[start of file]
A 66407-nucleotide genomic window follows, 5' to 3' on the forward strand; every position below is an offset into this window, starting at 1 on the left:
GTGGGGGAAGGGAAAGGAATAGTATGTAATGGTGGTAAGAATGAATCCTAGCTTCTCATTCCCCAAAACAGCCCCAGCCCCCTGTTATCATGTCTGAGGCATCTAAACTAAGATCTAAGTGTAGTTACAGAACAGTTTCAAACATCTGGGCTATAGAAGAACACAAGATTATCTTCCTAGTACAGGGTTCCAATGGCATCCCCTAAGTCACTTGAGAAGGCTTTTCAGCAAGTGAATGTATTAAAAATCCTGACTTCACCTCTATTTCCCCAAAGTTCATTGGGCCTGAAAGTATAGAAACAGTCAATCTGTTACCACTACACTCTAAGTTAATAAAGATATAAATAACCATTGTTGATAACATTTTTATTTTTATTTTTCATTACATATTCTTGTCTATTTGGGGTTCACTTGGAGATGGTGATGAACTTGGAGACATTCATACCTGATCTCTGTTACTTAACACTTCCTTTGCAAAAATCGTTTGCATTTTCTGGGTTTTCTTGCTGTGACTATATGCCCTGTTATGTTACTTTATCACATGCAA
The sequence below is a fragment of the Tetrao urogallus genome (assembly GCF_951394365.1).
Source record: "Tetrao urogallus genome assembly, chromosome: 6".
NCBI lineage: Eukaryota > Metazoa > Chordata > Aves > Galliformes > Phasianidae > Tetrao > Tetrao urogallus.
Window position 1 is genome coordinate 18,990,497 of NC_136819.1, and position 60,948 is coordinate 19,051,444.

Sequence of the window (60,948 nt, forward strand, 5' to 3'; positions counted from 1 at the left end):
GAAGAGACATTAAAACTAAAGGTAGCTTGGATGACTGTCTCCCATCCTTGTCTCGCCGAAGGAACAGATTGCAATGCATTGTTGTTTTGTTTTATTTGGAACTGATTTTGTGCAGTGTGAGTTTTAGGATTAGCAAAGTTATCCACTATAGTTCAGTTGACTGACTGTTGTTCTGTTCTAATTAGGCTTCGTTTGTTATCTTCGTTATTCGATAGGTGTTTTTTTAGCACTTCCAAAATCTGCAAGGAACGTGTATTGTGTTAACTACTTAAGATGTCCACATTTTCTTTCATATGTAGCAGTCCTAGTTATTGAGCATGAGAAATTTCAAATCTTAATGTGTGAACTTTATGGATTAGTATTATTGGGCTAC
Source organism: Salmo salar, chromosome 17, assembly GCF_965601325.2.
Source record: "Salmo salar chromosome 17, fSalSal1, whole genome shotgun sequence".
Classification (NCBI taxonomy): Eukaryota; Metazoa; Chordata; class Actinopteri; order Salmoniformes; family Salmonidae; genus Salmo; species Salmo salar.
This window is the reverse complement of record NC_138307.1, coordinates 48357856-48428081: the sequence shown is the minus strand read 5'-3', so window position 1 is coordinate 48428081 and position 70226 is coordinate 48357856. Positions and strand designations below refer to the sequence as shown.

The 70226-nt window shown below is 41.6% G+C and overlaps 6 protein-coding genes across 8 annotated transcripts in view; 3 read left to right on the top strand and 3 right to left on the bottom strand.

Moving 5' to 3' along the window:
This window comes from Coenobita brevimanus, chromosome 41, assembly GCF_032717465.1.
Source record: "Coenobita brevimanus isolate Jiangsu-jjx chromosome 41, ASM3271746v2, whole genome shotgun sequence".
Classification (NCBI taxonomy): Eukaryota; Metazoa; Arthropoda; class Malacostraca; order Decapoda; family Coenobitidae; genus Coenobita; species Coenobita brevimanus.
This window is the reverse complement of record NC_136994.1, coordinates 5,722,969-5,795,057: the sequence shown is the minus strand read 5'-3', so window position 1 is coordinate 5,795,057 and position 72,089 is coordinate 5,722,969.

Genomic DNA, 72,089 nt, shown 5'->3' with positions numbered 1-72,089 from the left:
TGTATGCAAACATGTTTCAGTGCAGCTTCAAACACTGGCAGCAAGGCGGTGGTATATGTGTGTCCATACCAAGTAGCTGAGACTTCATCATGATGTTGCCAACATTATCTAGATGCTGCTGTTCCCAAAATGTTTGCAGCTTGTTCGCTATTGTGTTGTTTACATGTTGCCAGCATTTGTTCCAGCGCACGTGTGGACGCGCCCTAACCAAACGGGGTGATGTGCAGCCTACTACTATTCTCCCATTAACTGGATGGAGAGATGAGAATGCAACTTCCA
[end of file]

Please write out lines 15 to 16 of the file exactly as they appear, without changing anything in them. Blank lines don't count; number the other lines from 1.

This window comes from Coenobita brevimanus, chromosome 41, assembly GCF_032717465.1.
Source record: "Coenobita brevimanus isolate Jiangsu-jjx chromosome 41, ASM3271746v2, whole genome shotgun sequence".